In previous versions of CASS, all results had to be of a predefined size. The new version of CASS introduces table-like results, which can have a variable number of rows. Functionality that had to be hidden from the user through helper classes and highly specialized Processors, such as for the analysis of data from delay-line detectors, can now easily be generalized. Being able to return results in a table allows easier interactions with the data and removes the rigidity of the analysis imposed on the user by the highly specialized modules. This allows the processing part of CASS to be considerably leaner and therefore more supportable. An example that makes use of this new functionality is the new module that identifies potential Bragg peaks within an image. Additional modules have been added to allow operations such as retrieving rows that fulfill a certain condition and retrieving a specific column of the list. Porting the specialized functionality to the more general table Processor approach is still ongoing.
Since nXDS and CrystFEL need to have the detector data corrected in different ways (nXDS needs raw data with only the bad pixels set to negative values, whereas CrystFEL needs dark-calibrated data with bad pixels set to 0), it was obvious that the dark calibration needed to be decoupled from the detector data retrieval. Therefore a new Processor was added to CASS that allows the dark-calibration maps to be calculated from the raw data. One can then use these maps together with other modules to produce the calibrated detector image. For instance, one can use the Processor with ID 1 to subtract the offset map from the raw data to get the dark-calibrated images that CrystFEL needs as input for indexing and integration.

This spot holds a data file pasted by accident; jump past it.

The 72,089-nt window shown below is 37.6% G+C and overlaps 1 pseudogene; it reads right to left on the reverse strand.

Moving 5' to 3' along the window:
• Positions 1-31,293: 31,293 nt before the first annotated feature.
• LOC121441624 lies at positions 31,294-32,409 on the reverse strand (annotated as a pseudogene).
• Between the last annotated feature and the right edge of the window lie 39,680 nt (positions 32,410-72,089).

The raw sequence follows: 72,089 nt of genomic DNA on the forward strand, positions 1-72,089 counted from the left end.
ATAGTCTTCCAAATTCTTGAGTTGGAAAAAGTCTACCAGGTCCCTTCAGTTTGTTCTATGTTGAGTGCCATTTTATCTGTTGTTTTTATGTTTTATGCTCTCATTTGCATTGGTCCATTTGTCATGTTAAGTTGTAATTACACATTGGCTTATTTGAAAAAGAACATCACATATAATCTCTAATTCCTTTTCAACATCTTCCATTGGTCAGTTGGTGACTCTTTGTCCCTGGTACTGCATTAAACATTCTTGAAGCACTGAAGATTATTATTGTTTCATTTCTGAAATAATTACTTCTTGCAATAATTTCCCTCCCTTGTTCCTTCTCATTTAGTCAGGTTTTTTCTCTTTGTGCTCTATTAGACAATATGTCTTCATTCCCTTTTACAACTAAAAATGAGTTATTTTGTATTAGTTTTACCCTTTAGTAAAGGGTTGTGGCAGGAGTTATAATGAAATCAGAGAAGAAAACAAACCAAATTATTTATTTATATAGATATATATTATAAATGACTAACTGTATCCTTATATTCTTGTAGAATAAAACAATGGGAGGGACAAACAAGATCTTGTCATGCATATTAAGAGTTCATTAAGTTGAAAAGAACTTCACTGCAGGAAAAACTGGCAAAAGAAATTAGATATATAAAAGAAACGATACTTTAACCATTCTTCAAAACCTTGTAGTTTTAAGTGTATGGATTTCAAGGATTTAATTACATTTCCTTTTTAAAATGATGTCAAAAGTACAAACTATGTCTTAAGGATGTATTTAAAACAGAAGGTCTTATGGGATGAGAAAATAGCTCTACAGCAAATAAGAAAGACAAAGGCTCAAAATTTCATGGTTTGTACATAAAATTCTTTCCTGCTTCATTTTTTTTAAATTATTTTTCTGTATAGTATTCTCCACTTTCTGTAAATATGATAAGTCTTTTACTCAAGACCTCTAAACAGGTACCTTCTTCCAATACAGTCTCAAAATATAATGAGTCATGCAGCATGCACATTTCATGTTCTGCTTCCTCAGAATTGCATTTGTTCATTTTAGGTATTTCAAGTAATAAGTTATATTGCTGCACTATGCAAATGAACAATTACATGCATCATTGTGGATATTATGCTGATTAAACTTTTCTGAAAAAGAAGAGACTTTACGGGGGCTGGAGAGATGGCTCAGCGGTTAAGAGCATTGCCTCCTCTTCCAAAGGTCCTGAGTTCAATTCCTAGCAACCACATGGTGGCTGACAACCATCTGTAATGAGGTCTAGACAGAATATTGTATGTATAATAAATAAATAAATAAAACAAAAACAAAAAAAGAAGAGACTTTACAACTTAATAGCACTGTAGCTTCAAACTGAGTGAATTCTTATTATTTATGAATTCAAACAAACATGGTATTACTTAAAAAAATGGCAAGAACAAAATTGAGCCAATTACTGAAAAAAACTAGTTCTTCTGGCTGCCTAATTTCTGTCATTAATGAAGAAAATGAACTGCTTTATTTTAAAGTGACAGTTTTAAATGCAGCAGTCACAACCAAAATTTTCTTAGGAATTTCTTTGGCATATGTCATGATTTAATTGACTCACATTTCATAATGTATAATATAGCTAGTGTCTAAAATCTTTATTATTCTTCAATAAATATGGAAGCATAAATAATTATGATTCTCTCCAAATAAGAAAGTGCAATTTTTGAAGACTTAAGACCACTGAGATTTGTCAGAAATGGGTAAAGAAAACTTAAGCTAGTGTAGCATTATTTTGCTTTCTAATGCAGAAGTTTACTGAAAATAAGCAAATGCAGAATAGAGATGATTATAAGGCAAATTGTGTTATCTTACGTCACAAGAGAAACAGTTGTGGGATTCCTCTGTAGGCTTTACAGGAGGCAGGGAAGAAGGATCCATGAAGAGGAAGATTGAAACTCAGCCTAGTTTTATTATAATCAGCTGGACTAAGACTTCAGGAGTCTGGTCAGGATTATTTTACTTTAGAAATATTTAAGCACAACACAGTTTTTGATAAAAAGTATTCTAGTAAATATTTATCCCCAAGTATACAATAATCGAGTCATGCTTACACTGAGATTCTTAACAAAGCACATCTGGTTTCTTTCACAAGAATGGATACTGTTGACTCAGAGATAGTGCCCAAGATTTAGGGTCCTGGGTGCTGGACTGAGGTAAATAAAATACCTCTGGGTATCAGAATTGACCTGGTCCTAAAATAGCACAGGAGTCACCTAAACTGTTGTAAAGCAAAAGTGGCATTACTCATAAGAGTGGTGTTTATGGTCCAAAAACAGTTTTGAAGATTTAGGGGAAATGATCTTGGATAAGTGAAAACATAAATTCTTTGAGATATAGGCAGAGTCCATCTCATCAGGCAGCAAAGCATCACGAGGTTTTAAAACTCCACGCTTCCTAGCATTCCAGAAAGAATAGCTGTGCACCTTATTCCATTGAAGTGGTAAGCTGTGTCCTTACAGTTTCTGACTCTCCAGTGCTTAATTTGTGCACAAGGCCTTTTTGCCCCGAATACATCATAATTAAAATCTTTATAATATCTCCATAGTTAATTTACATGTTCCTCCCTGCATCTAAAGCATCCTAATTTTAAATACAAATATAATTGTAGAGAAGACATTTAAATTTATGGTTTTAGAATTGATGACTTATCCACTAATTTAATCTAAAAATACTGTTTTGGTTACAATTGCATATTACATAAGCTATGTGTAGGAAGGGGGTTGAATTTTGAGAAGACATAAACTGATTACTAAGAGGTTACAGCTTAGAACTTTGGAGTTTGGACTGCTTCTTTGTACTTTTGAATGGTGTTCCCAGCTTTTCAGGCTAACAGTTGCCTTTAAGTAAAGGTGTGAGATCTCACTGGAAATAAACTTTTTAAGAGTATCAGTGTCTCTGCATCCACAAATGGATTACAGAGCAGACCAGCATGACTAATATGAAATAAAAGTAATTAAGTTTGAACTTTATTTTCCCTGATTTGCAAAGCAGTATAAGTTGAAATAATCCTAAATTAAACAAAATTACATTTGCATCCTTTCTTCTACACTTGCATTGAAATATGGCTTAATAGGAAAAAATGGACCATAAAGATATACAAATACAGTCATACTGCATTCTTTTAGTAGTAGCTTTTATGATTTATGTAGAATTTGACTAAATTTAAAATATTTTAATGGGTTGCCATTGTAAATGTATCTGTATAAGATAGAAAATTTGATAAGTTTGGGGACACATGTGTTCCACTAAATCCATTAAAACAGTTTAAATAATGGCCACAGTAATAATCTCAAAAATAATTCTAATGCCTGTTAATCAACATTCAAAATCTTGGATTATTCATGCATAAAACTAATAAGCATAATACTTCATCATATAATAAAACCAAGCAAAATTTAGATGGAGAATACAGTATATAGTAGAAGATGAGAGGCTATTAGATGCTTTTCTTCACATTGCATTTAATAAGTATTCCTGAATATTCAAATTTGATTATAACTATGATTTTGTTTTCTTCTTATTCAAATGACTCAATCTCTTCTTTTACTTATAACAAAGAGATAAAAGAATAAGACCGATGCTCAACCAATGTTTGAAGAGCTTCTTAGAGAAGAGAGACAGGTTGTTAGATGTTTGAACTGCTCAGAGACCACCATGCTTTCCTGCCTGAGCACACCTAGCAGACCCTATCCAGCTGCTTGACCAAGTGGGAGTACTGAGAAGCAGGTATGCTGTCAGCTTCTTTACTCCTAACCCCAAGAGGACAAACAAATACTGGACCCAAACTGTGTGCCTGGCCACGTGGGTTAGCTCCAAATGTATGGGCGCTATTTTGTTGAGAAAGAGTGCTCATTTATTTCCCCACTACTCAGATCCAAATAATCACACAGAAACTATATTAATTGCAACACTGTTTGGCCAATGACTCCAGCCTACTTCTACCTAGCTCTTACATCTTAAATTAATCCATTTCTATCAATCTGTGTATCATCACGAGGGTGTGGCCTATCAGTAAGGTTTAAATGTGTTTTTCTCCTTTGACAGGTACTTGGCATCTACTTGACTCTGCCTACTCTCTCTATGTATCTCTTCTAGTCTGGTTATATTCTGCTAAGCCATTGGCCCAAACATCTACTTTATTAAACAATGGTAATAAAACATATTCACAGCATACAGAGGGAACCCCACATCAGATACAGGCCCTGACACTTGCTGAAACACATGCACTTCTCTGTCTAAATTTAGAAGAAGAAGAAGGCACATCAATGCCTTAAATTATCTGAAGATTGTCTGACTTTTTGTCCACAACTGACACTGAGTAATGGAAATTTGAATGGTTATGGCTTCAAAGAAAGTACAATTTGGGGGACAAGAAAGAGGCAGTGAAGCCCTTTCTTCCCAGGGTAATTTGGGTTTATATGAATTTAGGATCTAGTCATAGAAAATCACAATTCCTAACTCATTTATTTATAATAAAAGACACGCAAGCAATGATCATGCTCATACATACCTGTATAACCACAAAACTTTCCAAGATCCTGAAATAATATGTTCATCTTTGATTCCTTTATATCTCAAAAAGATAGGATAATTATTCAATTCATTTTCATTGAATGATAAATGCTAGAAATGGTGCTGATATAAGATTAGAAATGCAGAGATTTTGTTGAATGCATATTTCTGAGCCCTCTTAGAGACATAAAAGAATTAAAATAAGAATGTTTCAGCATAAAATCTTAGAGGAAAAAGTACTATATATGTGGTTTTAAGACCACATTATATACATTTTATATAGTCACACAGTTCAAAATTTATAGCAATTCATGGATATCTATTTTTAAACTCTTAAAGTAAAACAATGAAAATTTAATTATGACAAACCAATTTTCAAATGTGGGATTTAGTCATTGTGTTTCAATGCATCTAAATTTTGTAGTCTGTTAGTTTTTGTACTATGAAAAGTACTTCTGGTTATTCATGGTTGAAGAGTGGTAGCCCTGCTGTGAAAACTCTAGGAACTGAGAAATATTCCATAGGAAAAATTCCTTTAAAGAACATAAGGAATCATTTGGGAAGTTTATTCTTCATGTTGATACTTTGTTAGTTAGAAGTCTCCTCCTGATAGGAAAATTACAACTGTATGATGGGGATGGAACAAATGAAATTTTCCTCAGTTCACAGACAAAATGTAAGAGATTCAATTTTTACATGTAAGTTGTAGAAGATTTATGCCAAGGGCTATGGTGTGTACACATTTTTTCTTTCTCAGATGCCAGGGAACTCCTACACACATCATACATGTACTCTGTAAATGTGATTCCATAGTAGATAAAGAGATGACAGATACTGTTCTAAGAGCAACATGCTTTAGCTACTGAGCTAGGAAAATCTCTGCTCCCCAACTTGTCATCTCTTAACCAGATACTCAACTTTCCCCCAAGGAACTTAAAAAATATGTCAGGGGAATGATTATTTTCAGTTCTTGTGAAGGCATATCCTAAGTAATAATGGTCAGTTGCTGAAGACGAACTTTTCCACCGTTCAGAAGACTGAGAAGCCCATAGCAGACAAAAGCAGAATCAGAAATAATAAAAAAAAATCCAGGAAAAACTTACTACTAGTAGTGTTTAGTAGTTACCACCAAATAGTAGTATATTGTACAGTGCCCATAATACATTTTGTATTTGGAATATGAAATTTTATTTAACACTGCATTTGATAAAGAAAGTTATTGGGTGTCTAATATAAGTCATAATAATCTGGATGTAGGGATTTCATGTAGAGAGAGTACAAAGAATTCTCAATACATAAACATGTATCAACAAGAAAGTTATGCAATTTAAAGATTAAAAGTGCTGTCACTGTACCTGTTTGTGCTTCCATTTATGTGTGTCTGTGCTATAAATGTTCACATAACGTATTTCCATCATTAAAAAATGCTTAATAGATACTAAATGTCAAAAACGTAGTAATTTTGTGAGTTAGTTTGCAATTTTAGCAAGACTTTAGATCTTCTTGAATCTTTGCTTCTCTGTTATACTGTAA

This newly added Processor has ID 330 and takes the raw detector images as input. It has two modes for processing the input images. The first is called training mode, in which a user-selected number of images are stored in internal memory. From the stored images a pixel-wise mean and standard deviation of the mean (from now on called stdv) are determined, while pixels that are outliers of this distribution are disregarded. The mean value corresponds to the offset value and the stdv to the noise value in the dark calibration. The number of images that contributed to the calculation of the offset and the noise value is recorded for each pixel. In the second mode, new images are added to the offset and noise maps. The user has the option whether this should be done in a cumulative way, where all images have the same weight. It is known that owing to temperature instabilities, which are caused by the type of signal that the detector records, the offset and noise values will change over time. Therefore, the user can choose to add the new images in an `exponential moving average and standard deviation' way, where the last added images contribute more to the resulting values than images that were added earlier. This allows the temperature-induced changes of the detector to be more closely followed. In both of these options any pixel that is an outlier is not added to the calculation of the maps. Outliers are determined using the following equation:
where n is a user selectable value.
The resulting offset and noise maps, together with the counts, are vertically stacked and stored in a two-dimensional result. Using the Processor with ID 70 one can separate the different maps within CASS for further calibration of the raw detector data. To continue working with the written maps with the old way of dark-calibrating the detector images, these maps can be written to a file in the CASS format at the end of the training and in a user-selectable update period. If no filename is provided to the Processor, a file name will be automatically determined from the name of the Processor and the date and time. A link to the latest generated dark-calibration file is generated from the Processors name alone.
After the training and before the update step, each pixel is checked to determine if it is in a bad or broken state. A pixel is bad when its offset and noise values are not within user defined, or automatically determined, boundaries. The automatic determination of the boundaries for both the noise and the offset values is achieved by evaluating the mean and stdv of the mean of the offset and noise values in the maps using the following equations: